Joseph and Mary’s experience of losing Jesus on the way home from the Passover Feast is something that we can all relate to. What can we learn from their story?
Let us understand that we too can lose Jesus.
We will look at finding Jesus, contemporary events of lost family members and ask if we have lost Jesus?
Germany in the 1980’s was an innocent society. We were there on church assignment. Village life was idyllic and peaceful, without crime, no school shootings and no gangs. We used to send our pre-teen son down the street for groceries. We felt perfectly safe. Perhaps that was a similar feeling in the society in which Joseph and Mary lived as they traveled up to Jerusalem for Passover season. Perhaps that’s why they were not so concerned at first about Jesus’ safety as we might be, thinking that he may be among relatives. Still, they must have gotten just a little frantic until they found him in the Temple, talking things over with the same group of people who would later falsely accuse him and demand his death (Luke 2:41-52). Who was this boy, interested in theology at age 12?
Lost family members
Legal immigration to the United States cost me about fifteen hundred dollars with trips half way across the country and paperwork like a doctoral dissertation. How does it feel for those that we separate from their families because of unfair immigration laws? Let’s watch a video to understand how immigrant families are hurt by man’s unjust laws.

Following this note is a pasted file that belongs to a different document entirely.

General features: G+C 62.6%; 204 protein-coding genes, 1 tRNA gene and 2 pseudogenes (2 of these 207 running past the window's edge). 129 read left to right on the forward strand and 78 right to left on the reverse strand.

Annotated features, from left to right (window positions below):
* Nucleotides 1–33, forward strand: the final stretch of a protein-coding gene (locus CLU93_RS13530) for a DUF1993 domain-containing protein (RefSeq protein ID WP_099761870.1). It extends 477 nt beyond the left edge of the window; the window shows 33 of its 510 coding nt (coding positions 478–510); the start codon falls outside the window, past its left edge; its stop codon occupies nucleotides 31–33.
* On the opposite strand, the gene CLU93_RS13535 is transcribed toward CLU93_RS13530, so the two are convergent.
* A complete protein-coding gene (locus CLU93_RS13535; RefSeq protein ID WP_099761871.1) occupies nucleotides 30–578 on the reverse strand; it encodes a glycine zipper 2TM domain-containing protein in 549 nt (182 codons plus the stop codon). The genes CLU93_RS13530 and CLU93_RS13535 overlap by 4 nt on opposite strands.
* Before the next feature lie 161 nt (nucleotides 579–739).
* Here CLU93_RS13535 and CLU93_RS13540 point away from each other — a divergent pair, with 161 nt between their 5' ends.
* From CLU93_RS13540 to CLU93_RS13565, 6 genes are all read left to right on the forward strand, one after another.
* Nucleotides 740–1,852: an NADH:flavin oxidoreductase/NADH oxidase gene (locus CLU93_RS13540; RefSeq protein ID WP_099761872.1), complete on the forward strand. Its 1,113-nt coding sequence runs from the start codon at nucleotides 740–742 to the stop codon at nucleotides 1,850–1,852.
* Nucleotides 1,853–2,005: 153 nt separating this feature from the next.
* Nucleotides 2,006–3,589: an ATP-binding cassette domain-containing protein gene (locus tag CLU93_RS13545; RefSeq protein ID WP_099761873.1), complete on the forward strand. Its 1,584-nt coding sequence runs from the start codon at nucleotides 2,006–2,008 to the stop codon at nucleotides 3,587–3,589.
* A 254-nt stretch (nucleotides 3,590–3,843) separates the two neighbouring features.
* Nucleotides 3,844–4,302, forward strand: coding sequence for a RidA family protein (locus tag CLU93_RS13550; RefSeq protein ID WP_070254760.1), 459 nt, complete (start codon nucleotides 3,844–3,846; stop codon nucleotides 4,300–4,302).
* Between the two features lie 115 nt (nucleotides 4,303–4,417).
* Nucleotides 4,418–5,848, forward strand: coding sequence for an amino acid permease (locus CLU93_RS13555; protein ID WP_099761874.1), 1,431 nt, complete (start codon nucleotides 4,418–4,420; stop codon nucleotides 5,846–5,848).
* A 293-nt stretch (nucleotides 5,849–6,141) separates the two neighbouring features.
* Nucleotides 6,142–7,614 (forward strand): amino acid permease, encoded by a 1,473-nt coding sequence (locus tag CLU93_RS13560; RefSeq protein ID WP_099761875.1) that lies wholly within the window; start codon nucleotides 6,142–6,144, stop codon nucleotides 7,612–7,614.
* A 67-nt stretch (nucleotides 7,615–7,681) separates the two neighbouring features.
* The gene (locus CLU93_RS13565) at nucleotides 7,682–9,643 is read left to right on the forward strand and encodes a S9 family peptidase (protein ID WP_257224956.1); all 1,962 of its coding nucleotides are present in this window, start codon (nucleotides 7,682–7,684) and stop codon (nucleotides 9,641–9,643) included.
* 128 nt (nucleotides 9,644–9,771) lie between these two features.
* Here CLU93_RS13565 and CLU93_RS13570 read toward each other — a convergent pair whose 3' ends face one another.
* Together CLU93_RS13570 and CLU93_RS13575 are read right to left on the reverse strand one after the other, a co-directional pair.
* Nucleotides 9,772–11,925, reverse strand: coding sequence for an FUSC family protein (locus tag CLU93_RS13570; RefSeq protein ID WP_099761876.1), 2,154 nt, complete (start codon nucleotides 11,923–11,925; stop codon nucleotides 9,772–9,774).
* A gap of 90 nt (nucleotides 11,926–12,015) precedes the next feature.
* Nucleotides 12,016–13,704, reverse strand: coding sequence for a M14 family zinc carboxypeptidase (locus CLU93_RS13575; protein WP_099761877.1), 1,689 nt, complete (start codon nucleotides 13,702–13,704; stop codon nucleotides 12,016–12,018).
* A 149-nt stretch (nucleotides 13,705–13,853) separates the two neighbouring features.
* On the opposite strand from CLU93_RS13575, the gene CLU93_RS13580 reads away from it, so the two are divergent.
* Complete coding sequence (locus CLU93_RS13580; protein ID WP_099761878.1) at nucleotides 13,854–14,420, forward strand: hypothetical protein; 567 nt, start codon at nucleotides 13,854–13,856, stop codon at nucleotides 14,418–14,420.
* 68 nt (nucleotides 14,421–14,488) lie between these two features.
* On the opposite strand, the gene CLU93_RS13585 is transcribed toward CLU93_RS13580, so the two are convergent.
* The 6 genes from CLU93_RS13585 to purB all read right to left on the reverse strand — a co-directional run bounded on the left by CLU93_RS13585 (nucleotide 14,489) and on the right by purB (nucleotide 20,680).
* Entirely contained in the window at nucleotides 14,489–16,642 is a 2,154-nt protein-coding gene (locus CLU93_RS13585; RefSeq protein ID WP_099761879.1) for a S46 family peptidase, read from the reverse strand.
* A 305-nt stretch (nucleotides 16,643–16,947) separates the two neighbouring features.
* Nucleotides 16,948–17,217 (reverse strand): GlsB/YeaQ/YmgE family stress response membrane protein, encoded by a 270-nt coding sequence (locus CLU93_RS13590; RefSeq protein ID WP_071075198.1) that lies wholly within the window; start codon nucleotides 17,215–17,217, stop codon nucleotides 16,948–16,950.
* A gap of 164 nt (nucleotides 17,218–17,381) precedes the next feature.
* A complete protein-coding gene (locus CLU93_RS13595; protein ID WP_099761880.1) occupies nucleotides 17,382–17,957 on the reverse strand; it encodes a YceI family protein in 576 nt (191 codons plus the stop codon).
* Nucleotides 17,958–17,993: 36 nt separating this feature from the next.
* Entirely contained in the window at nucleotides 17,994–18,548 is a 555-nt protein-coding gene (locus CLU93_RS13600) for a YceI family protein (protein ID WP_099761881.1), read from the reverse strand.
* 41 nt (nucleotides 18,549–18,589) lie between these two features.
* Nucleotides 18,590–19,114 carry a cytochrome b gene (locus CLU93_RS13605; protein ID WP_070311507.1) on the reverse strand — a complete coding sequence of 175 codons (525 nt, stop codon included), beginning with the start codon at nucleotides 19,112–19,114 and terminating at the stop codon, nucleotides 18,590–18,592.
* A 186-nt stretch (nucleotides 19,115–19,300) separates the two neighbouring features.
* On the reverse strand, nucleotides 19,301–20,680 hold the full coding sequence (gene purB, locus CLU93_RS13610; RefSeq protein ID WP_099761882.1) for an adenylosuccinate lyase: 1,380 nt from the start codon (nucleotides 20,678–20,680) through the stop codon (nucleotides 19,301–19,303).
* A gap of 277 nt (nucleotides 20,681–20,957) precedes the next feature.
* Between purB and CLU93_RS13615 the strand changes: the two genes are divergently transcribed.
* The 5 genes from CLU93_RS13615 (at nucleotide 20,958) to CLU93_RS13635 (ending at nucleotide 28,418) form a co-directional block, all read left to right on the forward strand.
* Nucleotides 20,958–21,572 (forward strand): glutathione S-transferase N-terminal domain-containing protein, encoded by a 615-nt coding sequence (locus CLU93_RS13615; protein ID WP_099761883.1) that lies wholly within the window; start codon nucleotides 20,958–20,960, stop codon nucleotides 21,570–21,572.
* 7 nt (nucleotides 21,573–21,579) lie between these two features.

We were in a large department store in a strange land enjoying time as family when suddenly we realized that a child was missing. Panic! Where was he? We searched all over when unexpectedly an announcement came over the loudspeaker that a little boy in blue jeans, cowboy boots and a red western shirt had lost his parents. We went up to the appropriate floor where he was in the good hands of a customer service agent.
Can you imagine how it must have been for Jesus’ parents after he had gone missing for days (Luke 2:41-52)?
Have we lost Jesus?
Just like his parents lost him when he was aged 12, sometimes I wonder if we in the churches have lost Jesus. He told his parents who had frantically searched for him for days, didn't you know that I had to be in my Father’s (Luke 2:41-52)? The last word in the sentence is left out in Greek. It could be mean either house or business as different translations render it. When the church wanders off track engaged in affairs of this world, chasing trivial material or political pursuits of mere mortals, making the house of God into a market place, doing anything other than God’s business, Jesus will still be doing his Father’s business. If we have lost Jesus, it is important for us to stop what we’re doing and get back on track. What is Jesus doing?
How do we find Jesus at those times when we have lost him? We begin with stopping what we are doing, sitting at his feet and learning from him. Let’s put Jesus back in the center of our lives.